Basic Flu Facts

What is influenza (also called flu)?

The flu is a contagious respiratory illness caused by influenza viruses that infect the nose, throat, and lungs. It can cause mild to severe illness, and at times can lead to death. The best way to prevent the flu is by getting a flu vaccine each year.

Signs and symptoms of flu

People who have the flu often feel some or all of these signs and symptoms:

  • Fever* or feeling feverish/chills
  • Cough
  • Sore throat
  • Runny or stuffy nose
  • Muscle or body aches
  • Headaches
  • Fatigue (very tired)
  • Some people may have vomiting and diarrhea, though this is more common in children than adults.

*It’s important to note that not everyone with flu will have a fever.

How flu spreads

Most experts believe that flu viruses spread mainly by droplets made when people with flu cough, sneeze or talk. These droplets can land in the mouths or noses of people who are nearby. Less often, a person might also get flu by touching a surface or object that has flu virus on it and then touching their own mouth, eyes or possibly their nose.

Period of contagiousness

You may be able to pass on the flu to someone else before you know you are sick, as well as while you are sick. Most healthy adults may be able to infect others beginning 1 day before symptoms develop and up to 5 to 7 days after becoming sick. Some people, especially young children and people with weakened immune systems, might be able to infect others for an even longer time.

How serious is the flu?

Flu is unpredictable and how severe it is can vary widely from one season to the next depending on many things, including:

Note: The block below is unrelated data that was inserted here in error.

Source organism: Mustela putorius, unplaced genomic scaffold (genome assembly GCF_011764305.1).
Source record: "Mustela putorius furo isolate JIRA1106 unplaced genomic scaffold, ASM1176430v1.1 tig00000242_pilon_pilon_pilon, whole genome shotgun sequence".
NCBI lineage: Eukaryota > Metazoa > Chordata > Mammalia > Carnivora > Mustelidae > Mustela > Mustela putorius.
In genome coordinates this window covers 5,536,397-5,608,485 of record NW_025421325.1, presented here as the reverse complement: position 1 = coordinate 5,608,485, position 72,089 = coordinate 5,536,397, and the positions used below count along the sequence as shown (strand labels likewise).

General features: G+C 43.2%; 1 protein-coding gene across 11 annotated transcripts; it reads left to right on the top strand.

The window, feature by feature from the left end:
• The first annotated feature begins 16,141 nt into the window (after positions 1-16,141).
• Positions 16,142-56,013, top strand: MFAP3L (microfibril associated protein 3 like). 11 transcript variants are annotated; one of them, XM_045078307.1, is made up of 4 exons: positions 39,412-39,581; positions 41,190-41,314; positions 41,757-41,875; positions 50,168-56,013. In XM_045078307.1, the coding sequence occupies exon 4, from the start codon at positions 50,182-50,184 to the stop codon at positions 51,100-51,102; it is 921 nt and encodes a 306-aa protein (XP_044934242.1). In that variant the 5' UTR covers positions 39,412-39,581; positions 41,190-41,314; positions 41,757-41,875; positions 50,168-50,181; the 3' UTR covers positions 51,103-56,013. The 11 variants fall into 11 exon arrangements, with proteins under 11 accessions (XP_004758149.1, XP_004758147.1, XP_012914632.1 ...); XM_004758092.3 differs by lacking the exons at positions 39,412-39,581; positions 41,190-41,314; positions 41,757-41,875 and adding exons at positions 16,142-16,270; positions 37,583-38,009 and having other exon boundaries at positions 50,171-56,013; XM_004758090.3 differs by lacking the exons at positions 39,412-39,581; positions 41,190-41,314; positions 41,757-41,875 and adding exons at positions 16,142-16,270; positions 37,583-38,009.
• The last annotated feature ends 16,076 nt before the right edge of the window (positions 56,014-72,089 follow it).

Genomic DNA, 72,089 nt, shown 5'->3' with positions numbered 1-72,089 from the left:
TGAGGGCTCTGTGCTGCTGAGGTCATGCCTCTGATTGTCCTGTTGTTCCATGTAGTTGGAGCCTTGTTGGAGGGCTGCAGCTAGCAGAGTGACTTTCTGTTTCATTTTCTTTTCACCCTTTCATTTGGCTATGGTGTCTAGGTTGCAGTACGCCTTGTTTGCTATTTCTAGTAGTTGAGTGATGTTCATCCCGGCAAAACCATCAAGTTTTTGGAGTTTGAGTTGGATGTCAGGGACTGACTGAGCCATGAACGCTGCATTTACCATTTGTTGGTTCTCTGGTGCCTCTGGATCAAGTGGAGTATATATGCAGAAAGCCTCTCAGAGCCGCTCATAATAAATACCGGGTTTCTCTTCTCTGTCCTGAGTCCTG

• what flu viruses are spreading,
  • how much flu vaccine is available
  • when vaccine is available
  • how many people get vaccinated, and
  • how well the flu vaccine is matched to flu viruses that are causing illness.

Certain people are at greater risk for serious complications if they get the flu. This includes older people, young children, pregnant women and people with certain health conditions (such as asthma, diabetes, or heart disease), and persons who live in facilities like nursing homes.

Complications of flu

Complications of flu can include bacterial pneumonia, ear infections, sinus infections, dehydration, and worsening of chronic medical conditions, such as congestive heart failure, asthma, or diabetes.

Prevent seasonal flu: Get vaccinated

The single best way to prevent the flu is to get a flu vaccine each season.

When to get vaccinated against seasonal flu

Yearly flu vaccination should begin soon after flu vaccine is available, and ideally by October. However, getting vaccinated even later can be protective, as long as flu viruses are circulating. While seasonal influenza outbreaks can happen as early as October, most of the time influenza activity peaks in January or later. Since it takes about two weeks after vaccination for antibodies to develop in the body that protect against influenza virus infection, it is best that people get vaccinated so they are protected before influenza begins spreading in their community.

Who Should Get Vaccinated This Season?

Everyone who is at least 6 months of age should get a flu vaccine this season. This recommendation has been in place since February 24, 2010 when CDC’s Advisory Committee on Immunization Practices (ACIP) voted for “universal” flu vaccination in the United States to expand protection against the flu to more people.

More information is available at:
Who Should Get Vaccinated Against Influenza.
www.cdc.gov/flu

Special Consideration Regarding Egg Allergy:

People who have ever had a severe allergic reaction to eggs may be advised not to get vaccinated. People who have had a mild reaction to egg—that is, one which only involved hives—may receive a flu shot with additional precautions. Make sure your health care provider knows about any allergic reactions. Most, but not all, types of flu vaccine contain small amount of egg.

 

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